Final Report on RN Population: Check out National Sample Survey of Registered Nurses

  1. from: hhs, bureau of health professions
    the registered nurse population:
    findings from the national sample survey of registered nurses


    the 2000 survey found too few young people are choosing careers in nursing, and the average age of registered nurses has increased substantially.

    in 1980, 52.9 percent of rns were younger than age 40; in 2000, 31.7 percent were younger than 40.

    in 1980, 26 percent of rns were under the age of 30, but by 2000, less than 10 percent were under age 30.

    this seventh national sample survey of registered nurses was conducted in 2000 and published february 22, 2002. it is the nation's most extensive and comprehensive source of statistics on all those with current licenses to practice in the united states, whether or not they are employed in nursing. it provides information on

    *the number of registered nurses
    *their education background and specialty areas
    *their employment status, including type of employment setting, position level, and salaries
    *their geographic distribution; and
    *their personal characteristics including gender, racial/ethnic background, age, and family status.

    full report of 2000 national sample survey of rns is available in html text or pdf. free copy is available from link at site.
    check out the blue sidebar for additional info available at hhs: bureau of health professions

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    Last edit by NRSKarenRN on Apr 7, '02
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    About NRSKarenRN, BSN, RN Moderator

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  3. by   oramar
    great stuff, very important survey
  4. by   nightingale

    Excellent website and information. The sidebar had great links to other Data that is timely and near and dear to my heart (and frutration lately). An example is:

    Nursing > Data and Reports > Nurse Staffing and Patient Outcomes in Hospitals
    Viewing nursing care as an integral

    Many others of interest also.

    Thanks Karen!

  5. by   Mijourney
    Much appreciation, Karen. This data is very informative. Lot's to be gleaned and to learn from.
  6. by   Mijourney
    Karen, I just reviewed some of the information in the HRSA website and it's very substantial. Do you think it would be helpful to permanently place it at the beginning of this area on nursing activism/politics until HRSA does it's next comprehensive update or the information is totally outdated?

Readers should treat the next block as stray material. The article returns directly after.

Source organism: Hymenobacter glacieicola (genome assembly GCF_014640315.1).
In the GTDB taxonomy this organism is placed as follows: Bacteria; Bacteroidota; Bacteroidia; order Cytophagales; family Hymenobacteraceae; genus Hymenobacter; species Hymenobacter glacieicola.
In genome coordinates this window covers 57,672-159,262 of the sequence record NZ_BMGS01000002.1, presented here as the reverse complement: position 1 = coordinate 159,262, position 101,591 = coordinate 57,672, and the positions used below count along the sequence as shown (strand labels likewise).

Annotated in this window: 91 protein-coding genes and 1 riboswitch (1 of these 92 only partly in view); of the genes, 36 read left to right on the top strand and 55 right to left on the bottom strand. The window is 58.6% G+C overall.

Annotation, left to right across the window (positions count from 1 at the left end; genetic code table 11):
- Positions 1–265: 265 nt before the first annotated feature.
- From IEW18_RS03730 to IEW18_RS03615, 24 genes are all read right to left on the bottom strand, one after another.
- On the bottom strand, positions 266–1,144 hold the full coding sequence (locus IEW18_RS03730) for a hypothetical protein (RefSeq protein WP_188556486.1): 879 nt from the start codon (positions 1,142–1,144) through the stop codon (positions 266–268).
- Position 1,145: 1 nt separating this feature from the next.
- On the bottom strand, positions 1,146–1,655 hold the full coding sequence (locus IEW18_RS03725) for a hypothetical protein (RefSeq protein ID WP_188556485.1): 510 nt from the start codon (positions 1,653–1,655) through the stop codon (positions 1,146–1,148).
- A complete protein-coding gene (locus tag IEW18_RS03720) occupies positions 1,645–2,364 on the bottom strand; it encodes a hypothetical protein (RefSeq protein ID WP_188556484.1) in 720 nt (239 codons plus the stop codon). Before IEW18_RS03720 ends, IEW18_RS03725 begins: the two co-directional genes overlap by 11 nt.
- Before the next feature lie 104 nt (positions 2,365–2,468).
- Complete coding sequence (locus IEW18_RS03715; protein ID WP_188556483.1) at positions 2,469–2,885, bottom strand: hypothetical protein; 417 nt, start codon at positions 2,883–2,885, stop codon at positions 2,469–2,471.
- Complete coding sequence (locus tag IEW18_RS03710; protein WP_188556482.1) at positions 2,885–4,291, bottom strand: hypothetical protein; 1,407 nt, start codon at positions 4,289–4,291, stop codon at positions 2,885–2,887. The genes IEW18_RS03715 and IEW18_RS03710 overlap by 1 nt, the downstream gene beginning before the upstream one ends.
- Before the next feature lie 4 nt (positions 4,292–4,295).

7. by   NRSKarenRN
    Will discuss with Brian.
  8. by   LaurieCRNP2002
    One other note about the RN Survey:

    Be sure to read the sections about job satisfaction. One of my professors, Dr. Julie Sochalski, is one of the authors of the report and I remember when we discussed workforce issues in class, she emphasized the fact that staff nurses in ALL areas reported a lower job satisfaction than non-staff nurses. Very interesting.

    Also, if anyone does download it to their hard drive, don't be alarmed if it seems to take a long time--it comes out to 135 pages in PDF format!

    Laurie :kiss
  9. by   oramar
    I printed it out because scrolling through things makes me sea sick. Now I have to go out and buy more printer paper. The part that jumped out at me also was the satisfaction section. I have always noticed that the people who chirp on and on about how wonderful being a nurse is are usually in non bedside rolls. The best you can usually get out of a bedside nurse is, "I love nursing BUT!" Even nurses who have a lot of patient exposure but are not at the bedside as staff nurses are pretty happy with their jobs. It is not what some people think ie: the bedpans and blood and sputum, there is just tooooo much to do at the bedside. Nobody above the level of supervisor or unit manager seem to know this.
  10. by   Mijourney
    Hi. You know, you folks are right. In particular, I could not help but notice that the survey points out that we diploma nurses seem to express the most dissatisfaction at the bedside. A great many of us started nursing practice even before Medicare and Medicaid. I think the financial and structural changes that took place in the 1980's and 1990's in health and medical care broke the hearts of many nurses, especially the ones who've practiced for years and years. On the same vein, most of the 300,000 some odd non-working RNs in this country are diploma nurses. Much of that probably has to do with the fact that we're the oldest nurses in the bunch.

    What is really sad and I think this has been emphasized over and over again on this bb lately is that only 10% of all nurses are under 30 years of age. No real relief seen in sight. That does not bode well for the public's health.
  11. by   oramar
    I remember being a very new nurse and medicare coming into play. It was so well intentioned but it set off a feeding frenzy of greed at a lot of levels. The amazing thing was how long it took the goverment to catch on to what was happening. And yes, the last 5 years hit those of us who remember medicine for humanities sake very hard.